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Student housing: Is it rude to NOT hold the apartment building door for others? Watch

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    A bit of a strange issue, but here goes: I'm quite aware of the etiquette of holding the door for others following you. BUT I'm also wary of letting people into a secured building, especially my apartment building. Being from a big city, where it's common to have drunks or strange people walking around, it's common sense to not let strangers in, and I've heard stories of residents getting sued for letting someone in after them, who turned out to have broken into a flat the next morning.

    SO I'm living in a student apartment complex in a big city, NOT on campus, and I'm practicing this extra vigilance (of shutting the door behind me). I get some strange stares from other people who expected me to keep the door open for them, and even one who tried to hold the door open and me clarifying that I'm legally not supposed to let anyone else in, and that they have to be buzzed up. Any thoughts on this? Would you be eternally insulted if you were following me, or would you understand?
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    I would entirely understand. You are right because you don't know who might follow you through the doors. Don't worry about other people's looks - you are entitled to take measures to protect yourself in this day and age with so much going on.
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    You're not obliged to let anyone in. When I lived in halls, it was of course blocks of flats and most of the people, I didn't know, therefore, I wouldn't let them come in after me. But if it was something in the same flat as me, it would have been fine because I know them.
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    I think it depends, at mine we have a sort of etiquette where you get your fob out of your pocket to show you live there, or we recognise each other, or we'll let delivery people in. But there's also another 2 layers of security once you're inside the front door until you get into a flat, 3 if you include your room door.
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    Well, it depends somewhat.

    If your building has a receptionist at all times, and has internal card access doors as well, it probably won't matter either way. If there isn't someone literally next to the door at all times, and the doors have a door forced alarm, for the love of god don't.

    While it may vary depending on the specific accommodation, there is nothing more annoying than getting endless alarms of this type due to people being "polite" as someone has to go to them, ensure the door hasn't been tampered with, assess whether it was just someone holding the door open, and ensure the alarm is reset. It's just a huge waste of time for everyone else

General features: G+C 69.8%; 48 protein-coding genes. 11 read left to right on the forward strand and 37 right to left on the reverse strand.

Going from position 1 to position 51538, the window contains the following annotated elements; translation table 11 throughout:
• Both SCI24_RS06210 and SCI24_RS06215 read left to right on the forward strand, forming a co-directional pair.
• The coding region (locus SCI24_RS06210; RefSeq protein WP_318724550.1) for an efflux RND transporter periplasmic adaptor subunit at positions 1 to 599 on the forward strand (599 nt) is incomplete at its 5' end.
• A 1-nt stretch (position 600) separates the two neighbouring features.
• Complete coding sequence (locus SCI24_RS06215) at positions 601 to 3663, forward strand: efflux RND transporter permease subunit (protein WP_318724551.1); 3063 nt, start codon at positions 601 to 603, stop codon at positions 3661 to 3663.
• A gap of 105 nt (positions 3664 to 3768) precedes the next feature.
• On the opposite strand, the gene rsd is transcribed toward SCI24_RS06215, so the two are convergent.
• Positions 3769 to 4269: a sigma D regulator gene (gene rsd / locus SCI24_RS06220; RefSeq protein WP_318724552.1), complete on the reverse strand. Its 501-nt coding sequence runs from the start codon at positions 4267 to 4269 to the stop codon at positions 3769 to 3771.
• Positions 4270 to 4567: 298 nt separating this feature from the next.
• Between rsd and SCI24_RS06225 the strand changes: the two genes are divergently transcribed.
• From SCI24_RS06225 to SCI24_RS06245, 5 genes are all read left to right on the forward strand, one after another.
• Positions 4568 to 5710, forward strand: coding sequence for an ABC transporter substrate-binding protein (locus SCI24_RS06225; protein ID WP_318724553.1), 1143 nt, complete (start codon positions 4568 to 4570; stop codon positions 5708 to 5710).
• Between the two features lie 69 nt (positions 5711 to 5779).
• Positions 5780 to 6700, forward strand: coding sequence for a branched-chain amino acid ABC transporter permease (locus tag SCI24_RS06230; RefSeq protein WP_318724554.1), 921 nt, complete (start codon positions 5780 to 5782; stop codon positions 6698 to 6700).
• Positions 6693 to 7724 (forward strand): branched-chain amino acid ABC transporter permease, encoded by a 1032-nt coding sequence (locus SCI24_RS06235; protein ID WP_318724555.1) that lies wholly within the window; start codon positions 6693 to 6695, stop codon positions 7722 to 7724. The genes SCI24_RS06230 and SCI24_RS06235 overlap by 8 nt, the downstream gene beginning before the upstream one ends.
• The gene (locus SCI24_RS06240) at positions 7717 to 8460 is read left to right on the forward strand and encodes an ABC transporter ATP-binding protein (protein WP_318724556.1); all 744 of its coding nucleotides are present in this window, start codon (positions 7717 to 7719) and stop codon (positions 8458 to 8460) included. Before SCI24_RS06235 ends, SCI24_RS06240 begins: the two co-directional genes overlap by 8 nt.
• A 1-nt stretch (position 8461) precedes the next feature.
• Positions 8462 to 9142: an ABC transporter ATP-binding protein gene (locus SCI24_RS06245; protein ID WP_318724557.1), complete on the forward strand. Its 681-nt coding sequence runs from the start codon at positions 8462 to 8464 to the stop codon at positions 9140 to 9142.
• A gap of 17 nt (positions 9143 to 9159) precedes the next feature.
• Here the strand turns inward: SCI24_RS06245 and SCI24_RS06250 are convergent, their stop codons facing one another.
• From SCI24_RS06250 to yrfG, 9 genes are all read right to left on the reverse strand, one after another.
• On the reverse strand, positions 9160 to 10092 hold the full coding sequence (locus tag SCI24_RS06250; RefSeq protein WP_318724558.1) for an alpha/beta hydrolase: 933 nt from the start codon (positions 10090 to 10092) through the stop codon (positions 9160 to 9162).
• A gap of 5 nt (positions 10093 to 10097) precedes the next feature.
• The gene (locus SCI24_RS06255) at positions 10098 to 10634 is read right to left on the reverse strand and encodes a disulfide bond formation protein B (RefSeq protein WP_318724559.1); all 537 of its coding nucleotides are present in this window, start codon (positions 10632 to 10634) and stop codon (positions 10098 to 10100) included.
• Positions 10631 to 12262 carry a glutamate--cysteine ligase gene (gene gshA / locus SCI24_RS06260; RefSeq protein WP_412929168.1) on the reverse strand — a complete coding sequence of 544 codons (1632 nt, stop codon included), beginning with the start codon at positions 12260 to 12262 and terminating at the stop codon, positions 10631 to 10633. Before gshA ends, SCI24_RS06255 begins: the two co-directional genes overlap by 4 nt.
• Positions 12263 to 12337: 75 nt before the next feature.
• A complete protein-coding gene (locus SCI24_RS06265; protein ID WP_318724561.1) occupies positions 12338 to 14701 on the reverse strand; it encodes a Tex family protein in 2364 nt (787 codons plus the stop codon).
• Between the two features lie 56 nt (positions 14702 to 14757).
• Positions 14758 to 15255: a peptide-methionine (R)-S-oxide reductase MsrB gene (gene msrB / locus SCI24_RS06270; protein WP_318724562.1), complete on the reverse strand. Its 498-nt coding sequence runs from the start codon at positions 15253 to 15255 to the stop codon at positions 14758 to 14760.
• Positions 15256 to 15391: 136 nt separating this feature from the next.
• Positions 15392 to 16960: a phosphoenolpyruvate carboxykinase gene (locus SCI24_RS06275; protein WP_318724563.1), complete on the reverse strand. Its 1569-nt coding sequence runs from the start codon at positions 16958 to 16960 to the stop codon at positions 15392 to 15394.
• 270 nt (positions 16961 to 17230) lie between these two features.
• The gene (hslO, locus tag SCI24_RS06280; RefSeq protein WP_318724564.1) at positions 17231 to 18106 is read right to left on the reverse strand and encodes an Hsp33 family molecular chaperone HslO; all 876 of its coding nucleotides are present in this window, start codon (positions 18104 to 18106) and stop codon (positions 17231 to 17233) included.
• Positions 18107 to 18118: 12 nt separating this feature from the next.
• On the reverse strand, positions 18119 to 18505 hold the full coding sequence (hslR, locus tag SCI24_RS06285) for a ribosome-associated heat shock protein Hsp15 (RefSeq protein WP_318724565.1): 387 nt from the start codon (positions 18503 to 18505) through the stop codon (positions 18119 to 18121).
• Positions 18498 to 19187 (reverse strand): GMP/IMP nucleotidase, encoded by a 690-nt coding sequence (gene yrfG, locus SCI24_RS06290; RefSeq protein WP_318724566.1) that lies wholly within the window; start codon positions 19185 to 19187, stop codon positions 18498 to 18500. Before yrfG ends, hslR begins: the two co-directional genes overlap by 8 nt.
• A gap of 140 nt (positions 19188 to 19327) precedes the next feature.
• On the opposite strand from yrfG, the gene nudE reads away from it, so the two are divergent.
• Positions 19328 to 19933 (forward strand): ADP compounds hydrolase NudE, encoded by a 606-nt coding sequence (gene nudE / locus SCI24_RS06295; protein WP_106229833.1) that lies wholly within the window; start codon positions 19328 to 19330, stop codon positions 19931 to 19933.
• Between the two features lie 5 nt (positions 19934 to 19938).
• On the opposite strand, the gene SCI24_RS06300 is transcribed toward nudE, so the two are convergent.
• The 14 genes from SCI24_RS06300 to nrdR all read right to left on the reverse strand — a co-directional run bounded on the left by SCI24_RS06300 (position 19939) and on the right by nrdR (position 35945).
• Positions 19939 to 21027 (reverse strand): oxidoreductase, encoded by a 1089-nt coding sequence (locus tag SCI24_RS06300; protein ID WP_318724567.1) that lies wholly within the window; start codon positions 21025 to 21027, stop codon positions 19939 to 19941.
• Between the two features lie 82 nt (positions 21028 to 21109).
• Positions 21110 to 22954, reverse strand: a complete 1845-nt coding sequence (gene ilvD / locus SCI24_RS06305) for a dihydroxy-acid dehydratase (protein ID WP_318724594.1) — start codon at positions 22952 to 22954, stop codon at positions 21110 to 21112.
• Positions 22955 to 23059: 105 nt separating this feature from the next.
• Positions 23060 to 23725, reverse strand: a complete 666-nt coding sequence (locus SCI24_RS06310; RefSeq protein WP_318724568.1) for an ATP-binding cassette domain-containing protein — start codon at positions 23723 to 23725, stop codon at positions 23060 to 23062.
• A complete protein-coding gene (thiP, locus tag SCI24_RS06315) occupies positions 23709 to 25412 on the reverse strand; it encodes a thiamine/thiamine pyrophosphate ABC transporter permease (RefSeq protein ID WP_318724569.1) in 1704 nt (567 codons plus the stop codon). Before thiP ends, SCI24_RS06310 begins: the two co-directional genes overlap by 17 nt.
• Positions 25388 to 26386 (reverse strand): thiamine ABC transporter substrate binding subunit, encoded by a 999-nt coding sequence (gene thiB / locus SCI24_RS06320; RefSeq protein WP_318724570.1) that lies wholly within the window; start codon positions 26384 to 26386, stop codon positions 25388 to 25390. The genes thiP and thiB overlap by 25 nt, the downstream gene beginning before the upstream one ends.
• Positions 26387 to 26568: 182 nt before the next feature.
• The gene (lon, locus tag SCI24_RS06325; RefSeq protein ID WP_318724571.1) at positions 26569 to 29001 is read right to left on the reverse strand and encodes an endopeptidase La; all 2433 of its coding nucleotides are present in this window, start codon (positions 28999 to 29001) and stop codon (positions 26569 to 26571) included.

Also if you're the sucker who's locked themselves out, this is the reason it will take the site security 30+ minutes to get to you normally. As someone who locked myself out of my flat at uni about twice a term, I can confirm pretty frustrating (and cold )if you don't have anyone to let you in and you have to wait 40 minutes outside because the security guard is somewhere else checking doors and has to finish before heading over to you.

    It's really more courteous to not hold the door open if you think about it xD
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    In my accommodation (private halls off campus), there is actually a clause in my contract and accommodation handbook that says we aren't allowed to let anyone who we don't know into the building who is 'tailgating': basically, relying on the kindness of others to let them in/hold open locked doors etc., whether they live there or not. So essentially you could be letting in goodness-knows-who, and it would be your liability if they ended up committing crimes whilst inside. We are meant to request to see their fob (which has our room code on it) to confirm that they live here. Drug dealing and homelessness is quite prevalent in our area, which is why they're so strict about it.
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    (Original post by Pandekage)
    A bit of a strange issue, but here goes: I'm quite aware of the etiquette of holding the door for others following you. BUT I'm also wary of letting people into a secured building, especially my apartment building. Being from a big city, where it's common to have drunks or strange people walking around, it's common sense to not let strangers in, and I've heard stories of residents getting sued for letting someone in after them, who turned out to have broken into a flat the next morning.

    SO I'm living in a student apartment complex in a big city, NOT on campus, and I'm practicing this extra vigilance (of shutting the door behind me). I get some strange stares from other people who expected me to keep the door open for them, and even one who tried to hold the door open and me clarifying that I'm legally not supposed to let anyone else in, and that they have to be buzzed up. Any thoughts on this? Would you be eternally insulted if you were following me, or would you understand?
    If someone has their pass in their hand or is wearing a university lanyard/badge, then I'll hold the door for them.

    If not, I push the door shut subtly, get it in the lift and spam the close door button in case the person was indeed a resident. Lmao
 
 
 
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